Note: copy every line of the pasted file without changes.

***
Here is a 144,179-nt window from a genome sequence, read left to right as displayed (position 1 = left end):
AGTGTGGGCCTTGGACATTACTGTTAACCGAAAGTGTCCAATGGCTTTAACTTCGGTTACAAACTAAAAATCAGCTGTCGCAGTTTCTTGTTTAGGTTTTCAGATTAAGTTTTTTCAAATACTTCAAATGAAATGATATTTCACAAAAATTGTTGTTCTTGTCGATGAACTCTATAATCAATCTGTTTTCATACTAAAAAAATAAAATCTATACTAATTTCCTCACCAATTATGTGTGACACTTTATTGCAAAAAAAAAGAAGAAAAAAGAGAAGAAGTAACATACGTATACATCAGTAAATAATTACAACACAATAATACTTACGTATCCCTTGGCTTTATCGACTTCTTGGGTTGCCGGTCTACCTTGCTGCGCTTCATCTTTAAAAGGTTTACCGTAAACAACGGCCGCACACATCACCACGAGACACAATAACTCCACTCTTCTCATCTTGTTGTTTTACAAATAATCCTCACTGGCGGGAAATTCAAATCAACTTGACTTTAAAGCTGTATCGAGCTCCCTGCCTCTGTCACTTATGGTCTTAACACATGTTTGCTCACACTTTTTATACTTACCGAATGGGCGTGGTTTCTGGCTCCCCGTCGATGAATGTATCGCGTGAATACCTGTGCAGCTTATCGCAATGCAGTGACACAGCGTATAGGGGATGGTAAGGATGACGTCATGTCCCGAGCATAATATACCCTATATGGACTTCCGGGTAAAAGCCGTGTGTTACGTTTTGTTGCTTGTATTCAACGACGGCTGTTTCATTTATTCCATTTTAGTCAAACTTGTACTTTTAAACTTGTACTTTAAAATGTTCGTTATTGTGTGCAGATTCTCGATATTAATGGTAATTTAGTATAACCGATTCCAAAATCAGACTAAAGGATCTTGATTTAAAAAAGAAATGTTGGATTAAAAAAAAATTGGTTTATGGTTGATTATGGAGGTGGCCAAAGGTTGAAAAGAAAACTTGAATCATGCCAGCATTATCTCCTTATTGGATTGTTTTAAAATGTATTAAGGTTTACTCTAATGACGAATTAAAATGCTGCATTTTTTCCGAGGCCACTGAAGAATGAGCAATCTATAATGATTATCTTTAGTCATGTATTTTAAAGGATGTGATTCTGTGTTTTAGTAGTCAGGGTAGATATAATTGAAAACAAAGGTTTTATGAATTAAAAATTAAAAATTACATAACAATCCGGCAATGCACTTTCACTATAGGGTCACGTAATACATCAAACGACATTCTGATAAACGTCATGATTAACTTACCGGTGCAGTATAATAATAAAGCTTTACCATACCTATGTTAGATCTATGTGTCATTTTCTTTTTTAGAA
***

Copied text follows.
Here is a 144,179-nt window from a genome sequence, read left to right as displayed (position 1 = left end):
AGTGTGGGCCTTGGACATTACTGTTAACCGAAAGTGTCCAATGGCTTTAACTTCGGTTACAAACTAAAAATCAGCTGTCGCAGTTTCTTGTTTAGGTTTTCAGATTAAGTTTTTTCAAATACTTCAAATGAAATGATATTTCACAAAAATTGTTGTTCTTGTCGATGAACTCTATAATCAATCTGTTTTCATACTAAAAAAATAAAATCTATACTAATTTCCTCACCAATTATGTGTGACACTTTATTGCAAAAAAAAAGAAGAAAAAAGAGAAGAAGTAACATACGTATACATCAGTAAATAATTACAACACAATAATACTTACGTATCCCTTGGCTTTATCGACTTCTTGGGTTGCCGGTCTACCTTGCTGCGCTTCATCTTTAAAAGGTTTACCGTAAACAACGGCCGCACACATCACCACGAGACACAATAACTCCACTCTTCTCATCTTGTTGTTTTACAAATAATCCTCACTGGCGGGAAATTCAAATCAACTTGACTTTAAAGCTGTATCGAGCTCCCTGCCTCTGTCACTTATGGTCTTAACACATGTTTGCTCACACTTTTTATACTTACCGAATGGGCGTGGTTTCTGGCTCCCCGTCGATGAATGTATCGCGTGAATACCTGTGCAGCTTATCGCAATGCAGTGACACAGCGTATAGGGGATGGTAAGGATGACGTCATGTCCCGAGCATAATATACCCTATATGGACTTCCGGGTAAAAGCCGTGTGTTACGTTTTGTTGCTTGTATTCAACGACGGCTGTTTCATTTATTCCATTTTAGTCAAACTTGTACTTTTAAACTTGTACTTTAAAATGTTCGTTATTGTGTGCAGATTCTCGATATTAATGGTAATTTAGTATAACCGATTCCAAAATCAGACTAAAGGATCTTGATTTAAAAAAGAAATGTTGGATTAAAAAAAAATTGGTTTATGGTTGATTATGGAGGTGGCCAAAGGTTGAAAAGAAAACTTGAATCATGCCAGCATTATCTCCTTATTGGATTGTTTTAAAATGTATTAAGGTTTACTCTAATGACGAATTAAAATGCTGCATTTTTTCCGAGGCCACTGAAGAATGAGCAATCTATAATGATTATCTTTAGTCATGTATTTTAAAGGATGTGATTCTGTGTTTTAGTAGTCAGGGTAGATATAATTGAAAACAAAGGTTTTATGAATTAAAAATTAAAAATTACATAACAATCCGGCAATGCACTTTCACTATAGGGTCACGTAATACATCAAACGACATTCTGATAAACGTCATGATTAACTTACCGGTGCAGTATAATAATAAAGCTTTACCATACCTATGTTAGATCTATGTGTCATTTTCTTTTTTAGAA